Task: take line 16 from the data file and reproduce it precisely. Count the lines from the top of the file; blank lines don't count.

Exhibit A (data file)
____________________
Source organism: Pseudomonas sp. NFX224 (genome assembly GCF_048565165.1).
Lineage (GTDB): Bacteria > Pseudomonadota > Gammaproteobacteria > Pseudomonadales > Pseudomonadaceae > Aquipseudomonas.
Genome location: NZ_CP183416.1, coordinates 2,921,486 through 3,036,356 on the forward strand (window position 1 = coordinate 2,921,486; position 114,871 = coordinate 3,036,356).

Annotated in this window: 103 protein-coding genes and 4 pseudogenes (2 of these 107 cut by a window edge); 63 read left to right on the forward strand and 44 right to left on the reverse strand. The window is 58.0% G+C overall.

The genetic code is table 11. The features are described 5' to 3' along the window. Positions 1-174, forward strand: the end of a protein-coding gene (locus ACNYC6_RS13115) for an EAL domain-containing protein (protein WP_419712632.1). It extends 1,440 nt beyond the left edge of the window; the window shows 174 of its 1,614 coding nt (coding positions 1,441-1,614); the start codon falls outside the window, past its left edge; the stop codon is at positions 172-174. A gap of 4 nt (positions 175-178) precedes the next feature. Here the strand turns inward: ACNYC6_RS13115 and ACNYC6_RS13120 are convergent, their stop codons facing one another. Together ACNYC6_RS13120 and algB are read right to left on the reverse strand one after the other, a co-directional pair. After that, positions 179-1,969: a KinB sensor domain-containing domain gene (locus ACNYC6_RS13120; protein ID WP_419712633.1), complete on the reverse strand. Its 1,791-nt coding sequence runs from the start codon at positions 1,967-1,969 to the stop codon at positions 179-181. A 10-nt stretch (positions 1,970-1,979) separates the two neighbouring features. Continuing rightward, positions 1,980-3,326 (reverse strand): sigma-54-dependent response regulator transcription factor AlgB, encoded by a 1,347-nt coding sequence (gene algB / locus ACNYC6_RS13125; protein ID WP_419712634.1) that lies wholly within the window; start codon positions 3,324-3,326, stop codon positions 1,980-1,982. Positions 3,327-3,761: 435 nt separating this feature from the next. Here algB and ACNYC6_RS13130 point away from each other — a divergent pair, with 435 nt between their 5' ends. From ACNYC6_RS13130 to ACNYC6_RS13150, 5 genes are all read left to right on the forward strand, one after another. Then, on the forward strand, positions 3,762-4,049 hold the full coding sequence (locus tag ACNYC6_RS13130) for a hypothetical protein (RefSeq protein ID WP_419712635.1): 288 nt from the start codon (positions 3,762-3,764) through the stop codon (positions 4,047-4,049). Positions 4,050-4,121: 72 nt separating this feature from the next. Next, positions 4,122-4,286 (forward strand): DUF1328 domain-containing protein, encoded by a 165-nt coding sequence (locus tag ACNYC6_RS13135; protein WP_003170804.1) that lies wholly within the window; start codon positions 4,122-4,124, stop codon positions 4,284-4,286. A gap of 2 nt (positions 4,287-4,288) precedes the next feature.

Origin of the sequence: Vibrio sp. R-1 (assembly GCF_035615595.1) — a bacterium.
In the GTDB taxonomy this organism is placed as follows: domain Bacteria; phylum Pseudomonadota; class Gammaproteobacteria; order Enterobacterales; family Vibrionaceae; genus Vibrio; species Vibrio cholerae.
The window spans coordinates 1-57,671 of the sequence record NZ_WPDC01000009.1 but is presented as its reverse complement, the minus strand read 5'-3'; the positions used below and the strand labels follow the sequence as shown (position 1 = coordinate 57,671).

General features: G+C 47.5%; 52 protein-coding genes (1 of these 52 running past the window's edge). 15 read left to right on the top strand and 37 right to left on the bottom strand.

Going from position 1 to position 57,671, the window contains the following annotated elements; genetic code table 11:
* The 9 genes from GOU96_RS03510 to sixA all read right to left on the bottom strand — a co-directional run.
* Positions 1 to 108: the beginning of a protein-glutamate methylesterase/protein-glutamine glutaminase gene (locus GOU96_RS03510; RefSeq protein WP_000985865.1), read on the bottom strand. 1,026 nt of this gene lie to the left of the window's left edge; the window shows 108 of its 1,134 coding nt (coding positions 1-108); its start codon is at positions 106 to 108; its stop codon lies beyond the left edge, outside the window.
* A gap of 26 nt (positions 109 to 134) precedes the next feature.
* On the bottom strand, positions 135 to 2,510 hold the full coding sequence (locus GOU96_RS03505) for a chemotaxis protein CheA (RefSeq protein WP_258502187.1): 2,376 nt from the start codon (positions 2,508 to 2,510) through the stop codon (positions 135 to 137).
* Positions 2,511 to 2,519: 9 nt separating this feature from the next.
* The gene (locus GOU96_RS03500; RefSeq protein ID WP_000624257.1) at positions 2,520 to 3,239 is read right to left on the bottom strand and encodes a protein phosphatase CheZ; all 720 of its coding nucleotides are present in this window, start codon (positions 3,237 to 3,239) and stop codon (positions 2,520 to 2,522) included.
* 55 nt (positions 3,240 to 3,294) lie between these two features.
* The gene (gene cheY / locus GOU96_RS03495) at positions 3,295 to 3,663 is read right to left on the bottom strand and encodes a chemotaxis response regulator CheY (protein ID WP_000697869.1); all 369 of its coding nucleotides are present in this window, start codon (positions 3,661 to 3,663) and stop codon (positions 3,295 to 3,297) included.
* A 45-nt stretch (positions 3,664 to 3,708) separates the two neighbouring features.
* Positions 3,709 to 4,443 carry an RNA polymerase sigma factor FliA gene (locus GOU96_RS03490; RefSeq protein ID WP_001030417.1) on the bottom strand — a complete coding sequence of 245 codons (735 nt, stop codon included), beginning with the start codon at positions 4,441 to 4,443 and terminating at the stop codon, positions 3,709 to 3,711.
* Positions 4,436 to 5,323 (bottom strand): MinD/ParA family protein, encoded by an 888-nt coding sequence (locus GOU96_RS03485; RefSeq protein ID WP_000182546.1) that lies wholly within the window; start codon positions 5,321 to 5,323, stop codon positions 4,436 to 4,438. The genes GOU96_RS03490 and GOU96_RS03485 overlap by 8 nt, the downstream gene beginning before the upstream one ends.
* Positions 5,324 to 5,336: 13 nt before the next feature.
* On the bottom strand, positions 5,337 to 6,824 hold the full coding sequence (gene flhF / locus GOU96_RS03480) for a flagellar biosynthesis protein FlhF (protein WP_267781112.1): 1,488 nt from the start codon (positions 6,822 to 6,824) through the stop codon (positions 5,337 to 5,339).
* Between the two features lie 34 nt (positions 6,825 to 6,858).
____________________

* The gene (locus GOU96_RS03500; RefSeq protein ID WP_000624257.1) at positions 2,520 to 3,239 is read right to left on the bottom strand and encodes a protein phosphatase CheZ; all 720 of its coding nucleotides are present in this window, start codon (positions 3,237 to 3,239) and stop codon (positions 2,520 to 2,522) included.